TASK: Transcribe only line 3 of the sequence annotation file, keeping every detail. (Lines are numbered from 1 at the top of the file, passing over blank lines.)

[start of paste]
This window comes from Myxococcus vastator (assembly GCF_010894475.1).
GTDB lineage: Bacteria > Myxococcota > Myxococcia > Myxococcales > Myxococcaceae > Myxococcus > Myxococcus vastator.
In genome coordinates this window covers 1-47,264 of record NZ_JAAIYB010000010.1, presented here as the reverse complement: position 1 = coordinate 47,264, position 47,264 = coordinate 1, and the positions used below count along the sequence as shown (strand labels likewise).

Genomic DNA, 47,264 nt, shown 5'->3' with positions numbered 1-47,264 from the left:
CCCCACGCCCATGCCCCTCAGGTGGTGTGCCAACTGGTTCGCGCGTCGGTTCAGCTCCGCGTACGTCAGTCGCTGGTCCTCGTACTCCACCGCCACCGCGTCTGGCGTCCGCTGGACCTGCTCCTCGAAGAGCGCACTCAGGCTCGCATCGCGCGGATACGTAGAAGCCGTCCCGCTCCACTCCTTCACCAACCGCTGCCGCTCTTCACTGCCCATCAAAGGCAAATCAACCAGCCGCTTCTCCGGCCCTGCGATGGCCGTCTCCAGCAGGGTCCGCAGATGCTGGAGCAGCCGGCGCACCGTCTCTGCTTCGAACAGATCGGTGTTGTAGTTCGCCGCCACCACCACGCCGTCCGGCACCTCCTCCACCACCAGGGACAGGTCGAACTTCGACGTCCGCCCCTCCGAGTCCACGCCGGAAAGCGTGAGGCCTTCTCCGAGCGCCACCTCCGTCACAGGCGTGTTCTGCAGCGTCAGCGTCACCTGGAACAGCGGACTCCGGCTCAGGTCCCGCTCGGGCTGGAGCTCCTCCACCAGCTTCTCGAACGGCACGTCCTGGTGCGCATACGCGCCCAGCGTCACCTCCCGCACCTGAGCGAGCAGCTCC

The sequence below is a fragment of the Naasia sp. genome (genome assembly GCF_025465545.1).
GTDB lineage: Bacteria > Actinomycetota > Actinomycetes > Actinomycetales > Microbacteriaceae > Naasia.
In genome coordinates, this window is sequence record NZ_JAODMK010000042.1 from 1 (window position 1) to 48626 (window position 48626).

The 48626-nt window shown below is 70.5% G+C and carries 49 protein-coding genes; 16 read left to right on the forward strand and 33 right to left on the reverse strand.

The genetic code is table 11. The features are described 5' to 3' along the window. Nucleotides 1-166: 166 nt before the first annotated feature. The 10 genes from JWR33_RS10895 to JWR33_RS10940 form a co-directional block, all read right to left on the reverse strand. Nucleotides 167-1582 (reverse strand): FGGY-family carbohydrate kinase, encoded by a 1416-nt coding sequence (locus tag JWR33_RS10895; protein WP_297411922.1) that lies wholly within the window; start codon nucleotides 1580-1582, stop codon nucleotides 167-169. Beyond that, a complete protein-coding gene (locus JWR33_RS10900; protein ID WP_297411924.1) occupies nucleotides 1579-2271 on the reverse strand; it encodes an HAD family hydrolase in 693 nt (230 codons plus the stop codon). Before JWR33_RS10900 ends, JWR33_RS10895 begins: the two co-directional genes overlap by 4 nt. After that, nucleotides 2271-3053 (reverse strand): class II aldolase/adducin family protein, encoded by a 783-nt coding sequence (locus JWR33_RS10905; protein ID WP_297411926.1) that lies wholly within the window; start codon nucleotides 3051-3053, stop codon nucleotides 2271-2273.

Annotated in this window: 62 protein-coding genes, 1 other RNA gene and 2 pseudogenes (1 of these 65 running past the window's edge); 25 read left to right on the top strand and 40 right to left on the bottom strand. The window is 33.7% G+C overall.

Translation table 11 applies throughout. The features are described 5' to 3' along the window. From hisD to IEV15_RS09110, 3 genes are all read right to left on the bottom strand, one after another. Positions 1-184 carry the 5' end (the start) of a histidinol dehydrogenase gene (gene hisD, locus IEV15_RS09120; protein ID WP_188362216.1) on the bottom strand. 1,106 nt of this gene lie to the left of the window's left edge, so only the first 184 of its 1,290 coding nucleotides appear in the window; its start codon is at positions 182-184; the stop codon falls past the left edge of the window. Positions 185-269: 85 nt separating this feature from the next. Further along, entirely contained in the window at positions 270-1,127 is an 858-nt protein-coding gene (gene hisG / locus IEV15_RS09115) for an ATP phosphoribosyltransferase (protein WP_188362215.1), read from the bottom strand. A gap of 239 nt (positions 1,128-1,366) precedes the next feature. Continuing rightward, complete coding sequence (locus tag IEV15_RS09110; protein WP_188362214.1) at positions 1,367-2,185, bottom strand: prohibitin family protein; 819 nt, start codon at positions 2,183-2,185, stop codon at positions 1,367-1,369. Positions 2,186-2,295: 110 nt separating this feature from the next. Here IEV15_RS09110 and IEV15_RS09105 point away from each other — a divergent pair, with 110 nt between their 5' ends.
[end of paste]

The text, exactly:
In genome coordinates this window covers 1-47,264 of record NZ_JAAIYB010000010.1, presented here as the reverse complement: position 1 = coordinate 47,264, position 47,264 = coordinate 1, and the positions used below count along the sequence as shown (strand labels likewise).